A short history of crimeware
Phil Mellinger looks at eight major advances in crimeware technology as malware authors strive to circumvent traditional defenses
By Phil Mellinger
November 04, 2011 — CSO — George Orwell, in his classic vision of the future "Nineteen Eighty-Four," foresaw a totalitarian state filled with devices termed telescreens that were the state's means of monitoring citizens. Today, with our dependence on modern technologies such as PCs and mobile devices, and the widespread availability of crimeware, we've exceeded anything Orwell could ever have imagined. Crimeware is a class of malware that is specifically designed to automate large-scale financial crime. We now carry our own version of Orwell's telescreens with us—termed mobile devices—having cameras, microphones, GPS, and containing all our interactions. Instead of Orwell's vision of a totalitarian state monitoring citizens' lives, we now have a limitless number of individual criminals or hostile states from around the globe capable of using crimeware within our technologies to track our every movement, conversation and action.
With the widespread proliferation of crimeware, we virtually broadcast our very lives around the world for criminals, competitors, and enemies to do with what they will. There is no longer any notion of yesteryear's security, let alone the fatigued concepts of privacy or anonymity.
There are few viable options to combat crimeware's success in undermining today's technologies. One proposed approach fights fire with fire, using malware's own techniques in hand-to-hand combat for the ultimate control of processors. This anti-crimeware approach defeats crimeware by disabling its methods of harvesting data from within PCs, but makes no actual inroads into removing crimeware. Intel and McAfee recently proposed scrapping current processor technology and starting again to design new impenetrable processors [PDF link]. One can only imagine the time and cost necessary to replace and update our entire processor infrastructure. In either case, it is important to know how seriously crimeware has undermined our technologies and the radical thinking required to fight crimeware.
Crimeware: Foundation of Today's TelescreensFrom its origins in 2003, crimeware (also termed financial malware, stealth malware, or banking Trojans) evolved through a series of advancements that outpaced any and all traditional security defenses, including the foundational Internet defense triad of SSL encryption, anti-virus, and two-factor authentication. The result of these advancements is an efficient attack tool—ZeuS and SpyEye being the leading examples—capable of collecting large volumes of highly-sensitive authentication data. While no application is immune, criminals, as expected, are focusing their attacks on those applications that give them the most direct payoff—online banking accounts.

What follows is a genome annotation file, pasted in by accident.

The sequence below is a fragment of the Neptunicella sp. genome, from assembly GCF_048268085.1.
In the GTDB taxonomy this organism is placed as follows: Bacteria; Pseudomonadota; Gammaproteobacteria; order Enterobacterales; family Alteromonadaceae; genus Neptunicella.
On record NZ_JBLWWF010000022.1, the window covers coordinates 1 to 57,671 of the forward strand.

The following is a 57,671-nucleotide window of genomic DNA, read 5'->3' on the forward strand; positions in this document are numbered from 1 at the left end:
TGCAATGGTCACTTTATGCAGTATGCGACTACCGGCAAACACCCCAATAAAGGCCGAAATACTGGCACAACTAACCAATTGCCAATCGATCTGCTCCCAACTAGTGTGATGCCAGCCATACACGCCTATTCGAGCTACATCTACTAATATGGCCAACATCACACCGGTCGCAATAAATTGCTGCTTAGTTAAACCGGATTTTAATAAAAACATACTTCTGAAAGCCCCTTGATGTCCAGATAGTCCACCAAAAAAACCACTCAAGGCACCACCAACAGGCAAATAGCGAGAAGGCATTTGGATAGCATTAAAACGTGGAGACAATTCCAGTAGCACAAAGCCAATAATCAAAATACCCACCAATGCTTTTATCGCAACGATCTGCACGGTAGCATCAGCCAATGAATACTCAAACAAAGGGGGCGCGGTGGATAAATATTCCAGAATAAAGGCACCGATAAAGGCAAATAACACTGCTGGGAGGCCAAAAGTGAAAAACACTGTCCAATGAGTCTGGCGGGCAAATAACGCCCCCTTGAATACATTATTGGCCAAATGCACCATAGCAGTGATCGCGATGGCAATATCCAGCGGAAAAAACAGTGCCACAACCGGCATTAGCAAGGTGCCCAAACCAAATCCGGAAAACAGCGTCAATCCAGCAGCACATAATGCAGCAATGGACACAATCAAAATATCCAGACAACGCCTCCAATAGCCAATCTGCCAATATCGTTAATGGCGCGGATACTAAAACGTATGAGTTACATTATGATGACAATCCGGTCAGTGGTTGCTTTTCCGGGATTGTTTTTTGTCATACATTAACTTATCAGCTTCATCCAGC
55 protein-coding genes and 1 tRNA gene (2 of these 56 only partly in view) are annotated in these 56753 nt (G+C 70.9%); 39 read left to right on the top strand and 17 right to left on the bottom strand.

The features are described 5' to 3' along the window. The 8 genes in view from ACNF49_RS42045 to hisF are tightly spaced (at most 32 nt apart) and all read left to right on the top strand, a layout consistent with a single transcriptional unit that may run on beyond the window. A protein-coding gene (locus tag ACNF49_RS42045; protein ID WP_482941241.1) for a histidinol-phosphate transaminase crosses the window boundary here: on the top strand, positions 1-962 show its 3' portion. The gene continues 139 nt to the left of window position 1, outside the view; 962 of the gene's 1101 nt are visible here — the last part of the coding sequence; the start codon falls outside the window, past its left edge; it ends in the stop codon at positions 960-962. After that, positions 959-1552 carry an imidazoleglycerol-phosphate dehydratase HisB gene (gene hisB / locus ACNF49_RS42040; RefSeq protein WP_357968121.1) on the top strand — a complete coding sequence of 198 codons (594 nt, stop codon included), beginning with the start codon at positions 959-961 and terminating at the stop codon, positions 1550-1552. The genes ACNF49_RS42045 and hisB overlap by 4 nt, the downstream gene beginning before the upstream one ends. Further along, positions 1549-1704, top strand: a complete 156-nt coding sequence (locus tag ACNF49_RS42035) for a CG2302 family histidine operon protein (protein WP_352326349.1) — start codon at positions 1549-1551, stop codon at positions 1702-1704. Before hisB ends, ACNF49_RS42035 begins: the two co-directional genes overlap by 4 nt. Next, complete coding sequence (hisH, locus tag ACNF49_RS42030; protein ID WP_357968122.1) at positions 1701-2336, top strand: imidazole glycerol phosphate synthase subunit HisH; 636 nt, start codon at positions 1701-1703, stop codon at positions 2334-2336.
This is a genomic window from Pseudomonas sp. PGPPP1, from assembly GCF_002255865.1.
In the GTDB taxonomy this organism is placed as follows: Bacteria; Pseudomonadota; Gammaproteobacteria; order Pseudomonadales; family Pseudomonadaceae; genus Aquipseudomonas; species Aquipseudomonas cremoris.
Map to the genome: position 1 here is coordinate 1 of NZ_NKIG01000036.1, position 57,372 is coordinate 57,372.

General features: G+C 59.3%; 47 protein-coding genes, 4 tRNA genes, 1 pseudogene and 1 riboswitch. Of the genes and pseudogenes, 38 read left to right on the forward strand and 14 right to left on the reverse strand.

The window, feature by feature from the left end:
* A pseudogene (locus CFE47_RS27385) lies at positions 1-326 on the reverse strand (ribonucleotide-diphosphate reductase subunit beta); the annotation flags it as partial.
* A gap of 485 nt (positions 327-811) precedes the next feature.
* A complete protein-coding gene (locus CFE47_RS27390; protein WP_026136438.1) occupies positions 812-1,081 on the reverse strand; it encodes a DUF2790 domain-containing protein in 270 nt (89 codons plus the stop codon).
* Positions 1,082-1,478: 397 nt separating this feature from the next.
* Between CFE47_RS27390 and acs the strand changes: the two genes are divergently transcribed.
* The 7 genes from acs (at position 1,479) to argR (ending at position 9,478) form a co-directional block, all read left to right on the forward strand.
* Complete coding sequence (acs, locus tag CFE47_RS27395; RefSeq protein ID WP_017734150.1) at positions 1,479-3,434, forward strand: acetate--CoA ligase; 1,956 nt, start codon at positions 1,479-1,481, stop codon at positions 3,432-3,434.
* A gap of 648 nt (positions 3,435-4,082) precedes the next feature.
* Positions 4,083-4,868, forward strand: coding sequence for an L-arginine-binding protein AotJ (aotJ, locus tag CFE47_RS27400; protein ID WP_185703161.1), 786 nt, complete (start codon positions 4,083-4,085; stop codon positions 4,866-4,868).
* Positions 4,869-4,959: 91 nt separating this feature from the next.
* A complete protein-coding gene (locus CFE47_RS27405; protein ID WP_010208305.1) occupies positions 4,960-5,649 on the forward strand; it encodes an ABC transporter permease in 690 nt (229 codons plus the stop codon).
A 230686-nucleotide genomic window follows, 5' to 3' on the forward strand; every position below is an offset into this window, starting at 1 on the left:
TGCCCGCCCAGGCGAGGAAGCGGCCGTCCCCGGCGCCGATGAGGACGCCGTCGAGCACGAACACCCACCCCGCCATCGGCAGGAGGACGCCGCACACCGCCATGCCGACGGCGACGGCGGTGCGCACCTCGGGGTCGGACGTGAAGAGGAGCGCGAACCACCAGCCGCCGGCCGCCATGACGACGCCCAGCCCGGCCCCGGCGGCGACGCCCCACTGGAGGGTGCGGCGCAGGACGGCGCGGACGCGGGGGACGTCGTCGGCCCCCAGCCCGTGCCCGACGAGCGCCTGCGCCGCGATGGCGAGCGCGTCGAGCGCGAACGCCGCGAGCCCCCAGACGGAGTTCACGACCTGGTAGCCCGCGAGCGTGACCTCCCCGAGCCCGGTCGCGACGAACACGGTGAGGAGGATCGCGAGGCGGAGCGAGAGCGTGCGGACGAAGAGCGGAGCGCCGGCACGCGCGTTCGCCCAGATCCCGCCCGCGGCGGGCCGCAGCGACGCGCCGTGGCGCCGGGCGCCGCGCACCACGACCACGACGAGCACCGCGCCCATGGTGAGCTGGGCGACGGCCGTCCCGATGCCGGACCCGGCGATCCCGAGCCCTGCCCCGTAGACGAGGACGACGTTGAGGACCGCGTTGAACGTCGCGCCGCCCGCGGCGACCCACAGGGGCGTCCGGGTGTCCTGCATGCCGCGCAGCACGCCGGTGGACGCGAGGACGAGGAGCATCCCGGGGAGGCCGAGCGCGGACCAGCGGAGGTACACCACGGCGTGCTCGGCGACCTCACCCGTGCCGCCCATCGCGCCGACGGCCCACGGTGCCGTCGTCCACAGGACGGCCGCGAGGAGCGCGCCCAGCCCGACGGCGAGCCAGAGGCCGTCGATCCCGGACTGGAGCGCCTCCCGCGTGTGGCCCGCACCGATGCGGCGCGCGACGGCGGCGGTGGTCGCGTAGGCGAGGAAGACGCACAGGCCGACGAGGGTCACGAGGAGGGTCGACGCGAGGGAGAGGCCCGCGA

While it is difficult to estimate how thoroughly crimeware has infested our technologies, the most telling way to demonstrate the effectiveness of crimeware is to obtain a copy of Zeus or SpyEye, generate a fresh variant to infect a PC, and then check whether PC security technologies detect and remove the crimeware. In most cases, the impact of fresh variants of crimeware are so effective and so devastating that the only way to guarantee its removal is to rebuild the machine from scratch.
Crimeware's AdvanceCrimeware was founded on three core technologies: 1) botnet controllers capable of handling hundreds of thousands of bots; 2) sophisticated Trojans that are updateable; and, 3) highly-effective data collection. Subsequently, there are eight major advances since 2003 that have contributed to the invincibility of crimeware.
Advancement #1: Form-grabbing for PCs running IE/Windows
Form grabbing, as its name implies, is the crimeware technique for capturing web form data within browsers. Prior to 2003, malware employed a variety of hook-based key-logging techniques to collect keystrokes from compromised PCs. The 2003 deployment of form-grabbing against PCs running IE/Windows (browser/OS) avoided the pitfalls of key-logging (e.g., backspaces, corrections, misspellings, etc.), allowing criminals to harvest large numbers of online bank account IDs and passwords.
In response to criminals' large-scale harvesting of banking credentials, the Federal Financial Institutions Examination Council (FFIEC) in 2005 declared password-based authentication (single factor) to be insufficient for online banking and required banks to transition to more sophisticated authentication techniques such as two-factor authentication (something you know, something you have) to access online bank accounts. Crimeware quickly evolved to overcome even two-factor authentication.
Advancement #2: Anti-detection (also termed stealth)
A fundamental advance in crimeware was its ability to evade detection by anti-virus software and other security technologies. Crimeware anti-detection capabilities (sometimes termed stealth) prevent detection by either signature-based (i.e., anti-virus) or behavioral-based (i.e., intrusion detection/prevention) techniques. Crimeware achieves this by varying any feature (registry locations, file names, CLSIDs, signatures, protocols, etc.) that could be used to detect the crimeware. Stealth techniques have all but rendered traditional anti-virus products useless since it is impossible for them to detect and remove tens of millions of variants that are generated each year. [Also see The rise of anti-forensics.]